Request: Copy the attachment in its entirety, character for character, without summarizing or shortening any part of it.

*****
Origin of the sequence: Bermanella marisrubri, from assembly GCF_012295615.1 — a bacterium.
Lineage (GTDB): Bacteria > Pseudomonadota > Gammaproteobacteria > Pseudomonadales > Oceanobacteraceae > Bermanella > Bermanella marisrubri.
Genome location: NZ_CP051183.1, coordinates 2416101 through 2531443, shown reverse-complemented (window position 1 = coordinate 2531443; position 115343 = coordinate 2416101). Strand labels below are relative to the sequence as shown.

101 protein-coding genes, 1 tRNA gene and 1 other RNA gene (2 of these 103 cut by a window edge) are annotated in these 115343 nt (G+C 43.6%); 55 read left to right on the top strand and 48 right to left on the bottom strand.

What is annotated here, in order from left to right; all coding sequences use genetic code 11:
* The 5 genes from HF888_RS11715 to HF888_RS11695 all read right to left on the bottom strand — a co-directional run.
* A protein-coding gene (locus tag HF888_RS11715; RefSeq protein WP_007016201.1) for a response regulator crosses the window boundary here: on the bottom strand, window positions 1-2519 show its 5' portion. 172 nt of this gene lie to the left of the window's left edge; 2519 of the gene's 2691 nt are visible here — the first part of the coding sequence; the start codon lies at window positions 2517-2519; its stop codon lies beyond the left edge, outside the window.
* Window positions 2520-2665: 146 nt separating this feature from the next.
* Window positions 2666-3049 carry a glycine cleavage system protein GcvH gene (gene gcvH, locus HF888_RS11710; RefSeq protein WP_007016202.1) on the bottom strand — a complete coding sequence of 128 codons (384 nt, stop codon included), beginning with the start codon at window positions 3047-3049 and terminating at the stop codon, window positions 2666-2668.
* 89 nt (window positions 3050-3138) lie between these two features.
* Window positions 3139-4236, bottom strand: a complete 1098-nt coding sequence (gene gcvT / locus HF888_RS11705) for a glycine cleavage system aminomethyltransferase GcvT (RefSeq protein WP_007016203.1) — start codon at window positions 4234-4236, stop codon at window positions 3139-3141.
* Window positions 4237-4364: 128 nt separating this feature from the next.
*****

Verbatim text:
Origin of the sequence: Bermanella marisrubri, from assembly GCF_012295615.1 — a bacterium.
Lineage (GTDB): Bacteria > Pseudomonadota > Gammaproteobacteria > Pseudomonadales > Oceanobacteraceae > Bermanella > Bermanella marisrubri.
Genome location: NZ_CP051183.1, coordinates 2416101 through 2531443, shown reverse-complemented (window position 1 = coordinate 2531443; position 115343 = coordinate 2416101). Strand labels below are relative to the sequence as shown.

101 protein-coding genes, 1 tRNA gene and 1 other RNA gene (2 of these 103 cut by a window edge) are annotated in these 115343 nt (G+C 43.6%); 55 read left to right on the top strand and 48 right to left on the bottom strand.

What is annotated here, in order from left to right; all coding sequences use genetic code 11:
* The 5 genes from HF888_RS11715 to HF888_RS11695 all read right to left on the bottom strand — a co-directional run.
* A protein-coding gene (locus tag HF888_RS11715; RefSeq protein WP_007016201.1) for a response regulator crosses the window boundary here: on the bottom strand, window positions 1-2519 show its 5' portion. 172 nt of this gene lie to the left of the window's left edge; 2519 of the gene's 2691 nt are visible here — the first part of the coding sequence; the start codon lies at window positions 2517-2519; its stop codon lies beyond the left edge, outside the window.
* Window positions 2520-2665: 146 nt separating this feature from the next.
* Window positions 2666-3049 carry a glycine cleavage system protein GcvH gene (gene gcvH, locus HF888_RS11710; RefSeq protein WP_007016202.1) on the bottom strand — a complete coding sequence of 128 codons (384 nt, stop codon included), beginning with the start codon at window positions 3047-3049 and terminating at the stop codon, window positions 2666-2668.
* 89 nt (window positions 3050-3138) lie between these two features.
* Window positions 3139-4236, bottom strand: a complete 1098-nt coding sequence (gene gcvT / locus HF888_RS11705) for a glycine cleavage system aminomethyltransferase GcvT (RefSeq protein WP_007016203.1) — start codon at window positions 4234-4236, stop codon at window positions 3139-3141.
* Window positions 4237-4364: 128 nt separating this feature from the next.